The Steelers are at the UPMC Rooney Sports Complex, informally known as the South Side facility, now into the regular season. It’s where they otherwise train all year round, and the facility that Burt Lauten insists everybody refers to by its full name.
There are still unsettled questions that need answering, even deep into the regular season. They entered the process with questions in the starting lineup, in scheme, and elsewhere, but new problems always arise that need to be resolved.
Even questions about who’s starting and when may not have satisfactory answers in their finality, as midseason changes are certainly quite possible, for some positions more than others. We’re also feeling out how the new coordinator posts—or posts in new contexts—end up playing out.
There’s never any shortage of questions when it comes to football, and we’ll be discussing them here on a daily basis for the community to “talk amongst yourselves”, as Linda Richman might say on Coffee Talk.
Question: Where do you draw the line on retiring numbers?
This question might not be everybody’s cup of tea today as the Steelers prepare for their season opener, but it is topical in the wake of the team’s announcement that they were retiring Franco Harris’ number. And please, just bear with me if you’re not interested in the question. We’ve got a long season ahead of us.
Prior to Joe Greene’s number being retired, the only retired number was Ernie Stautner’s 70, and that was all the way back in 1964. Greene’s number was retired in 2014, a full five decades later. Now with Harris joining him eight years later (has it really been that long already?), it does pose the question, where’s the line?
I made the argument that Terry Bradshaw’s jersey must be retired now. But how much further does it go beyond that? The Steelers already have a good amount of numbers that they do keep out of circulation. I don’t have a full list of the top of my head, but you’re not likely to see anybody wearing Jack Ham’s number, or Jerome Bettis’, or Troy Polamalu’s. And you’re sure never going to see another No. 7 issued.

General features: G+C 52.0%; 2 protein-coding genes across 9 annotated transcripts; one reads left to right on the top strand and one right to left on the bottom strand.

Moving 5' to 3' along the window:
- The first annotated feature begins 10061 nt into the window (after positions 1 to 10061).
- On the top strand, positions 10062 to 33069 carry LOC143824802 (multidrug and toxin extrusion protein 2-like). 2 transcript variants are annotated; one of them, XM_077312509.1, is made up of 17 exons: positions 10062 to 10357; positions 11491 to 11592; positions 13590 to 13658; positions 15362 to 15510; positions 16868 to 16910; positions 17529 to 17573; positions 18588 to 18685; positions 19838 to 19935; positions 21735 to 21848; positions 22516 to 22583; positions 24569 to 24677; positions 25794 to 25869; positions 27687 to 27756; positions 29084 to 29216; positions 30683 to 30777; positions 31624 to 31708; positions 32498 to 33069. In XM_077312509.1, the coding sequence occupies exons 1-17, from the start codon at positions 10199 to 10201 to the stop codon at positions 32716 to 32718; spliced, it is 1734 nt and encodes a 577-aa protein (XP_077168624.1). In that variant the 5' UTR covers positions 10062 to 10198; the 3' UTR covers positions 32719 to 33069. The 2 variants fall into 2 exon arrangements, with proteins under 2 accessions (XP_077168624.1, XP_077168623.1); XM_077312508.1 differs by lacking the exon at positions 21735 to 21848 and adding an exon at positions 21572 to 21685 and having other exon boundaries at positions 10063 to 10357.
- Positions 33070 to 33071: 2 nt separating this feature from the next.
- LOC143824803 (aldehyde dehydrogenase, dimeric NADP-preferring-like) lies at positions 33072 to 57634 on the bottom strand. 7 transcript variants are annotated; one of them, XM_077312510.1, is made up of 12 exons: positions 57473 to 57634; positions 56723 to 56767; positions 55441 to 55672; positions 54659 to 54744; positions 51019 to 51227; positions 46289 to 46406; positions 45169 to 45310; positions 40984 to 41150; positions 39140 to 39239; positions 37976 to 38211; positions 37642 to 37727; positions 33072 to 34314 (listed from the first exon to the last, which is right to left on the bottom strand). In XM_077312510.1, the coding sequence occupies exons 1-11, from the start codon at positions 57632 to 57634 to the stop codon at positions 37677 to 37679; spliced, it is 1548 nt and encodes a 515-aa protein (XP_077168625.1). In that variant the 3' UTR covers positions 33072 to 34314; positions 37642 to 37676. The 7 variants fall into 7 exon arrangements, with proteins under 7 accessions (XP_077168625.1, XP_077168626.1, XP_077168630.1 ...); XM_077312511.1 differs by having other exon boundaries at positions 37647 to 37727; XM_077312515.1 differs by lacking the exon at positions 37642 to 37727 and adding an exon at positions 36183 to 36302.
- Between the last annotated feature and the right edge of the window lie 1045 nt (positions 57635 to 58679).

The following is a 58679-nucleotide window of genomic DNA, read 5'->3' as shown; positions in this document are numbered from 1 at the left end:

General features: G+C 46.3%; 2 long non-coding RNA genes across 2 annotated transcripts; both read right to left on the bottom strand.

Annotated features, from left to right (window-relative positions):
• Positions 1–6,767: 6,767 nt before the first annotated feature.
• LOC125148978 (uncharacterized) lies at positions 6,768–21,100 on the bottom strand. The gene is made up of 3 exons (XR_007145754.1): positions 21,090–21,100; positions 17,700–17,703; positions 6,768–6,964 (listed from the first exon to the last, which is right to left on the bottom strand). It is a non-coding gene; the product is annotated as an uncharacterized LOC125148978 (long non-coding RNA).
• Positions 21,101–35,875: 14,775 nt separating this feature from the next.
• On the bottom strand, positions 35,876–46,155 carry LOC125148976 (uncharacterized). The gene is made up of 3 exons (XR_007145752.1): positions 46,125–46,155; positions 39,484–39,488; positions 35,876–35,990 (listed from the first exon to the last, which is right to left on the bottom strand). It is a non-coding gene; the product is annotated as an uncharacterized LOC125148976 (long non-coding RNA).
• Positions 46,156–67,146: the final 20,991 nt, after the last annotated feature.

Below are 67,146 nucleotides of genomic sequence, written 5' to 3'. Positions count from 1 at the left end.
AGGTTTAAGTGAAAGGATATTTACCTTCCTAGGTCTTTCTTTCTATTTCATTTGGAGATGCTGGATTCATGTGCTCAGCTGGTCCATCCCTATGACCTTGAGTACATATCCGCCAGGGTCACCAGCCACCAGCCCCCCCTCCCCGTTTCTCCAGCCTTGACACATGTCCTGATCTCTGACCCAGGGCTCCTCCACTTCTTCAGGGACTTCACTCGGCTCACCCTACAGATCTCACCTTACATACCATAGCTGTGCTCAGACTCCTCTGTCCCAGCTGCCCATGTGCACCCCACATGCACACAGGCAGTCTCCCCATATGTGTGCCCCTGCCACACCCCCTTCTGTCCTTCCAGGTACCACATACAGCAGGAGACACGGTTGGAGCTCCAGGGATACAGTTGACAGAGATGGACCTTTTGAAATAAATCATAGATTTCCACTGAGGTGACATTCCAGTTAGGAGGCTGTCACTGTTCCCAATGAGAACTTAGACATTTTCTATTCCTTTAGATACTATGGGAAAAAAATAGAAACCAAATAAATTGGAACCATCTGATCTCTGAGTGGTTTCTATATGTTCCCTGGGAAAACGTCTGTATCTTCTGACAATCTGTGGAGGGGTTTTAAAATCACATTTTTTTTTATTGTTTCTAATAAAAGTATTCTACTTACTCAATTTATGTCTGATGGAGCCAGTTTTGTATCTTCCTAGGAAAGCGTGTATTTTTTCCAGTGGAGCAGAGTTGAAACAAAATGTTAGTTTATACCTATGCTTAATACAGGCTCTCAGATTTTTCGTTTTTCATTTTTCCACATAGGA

What factors do you have to take into consideration when weighing whether or not to formally and officially retire a number? It starts with how important the distinction is between formal and informal retirement, the latter of which the team has long practiced. Some think that is a number is so revered that the team doesn’t issue it, then it makes no sense not to officially retire it, and there’s certainly logic there.
For a franchise as storied as the Steelers, you’re obviously not going to feasibly retire the number of every great player in the team’s history, let alone all of the Hall of Famers. Alan Faneca’s number won’t be retired, for example, or John Stallworth’s, or Dermontti Dawson’s, although that’s in part due to the practicalities of the positional number traditions.
Like I said in response to a couple of comments yesterday, I really don’t know where to draw the line, though I might skew toward conservatism. After 12, I see, eventually, 7. But who else? Who in between? 43, maybe? 36? Many suggested Mel Blount’s 47. There will be plenty of favoritism for the Jacks. I’m certainly not going to argue against such players meriting the honor, but there is the discussion to be had—even if it likely won’t come up for another eight years or more.
I do think, however, and strongly, that Terry Bradshaw’s number should be retired, and relatively soon. He absolutely should be able to be present to see it. There’s no need for an arbitrary period of separation between retirement ceremonies. Let the man enjoy the moment. Next year? 2025? I don’t know, but don’t keep him waiting too long. Posthumous celebrations are a hell of a lot less fun.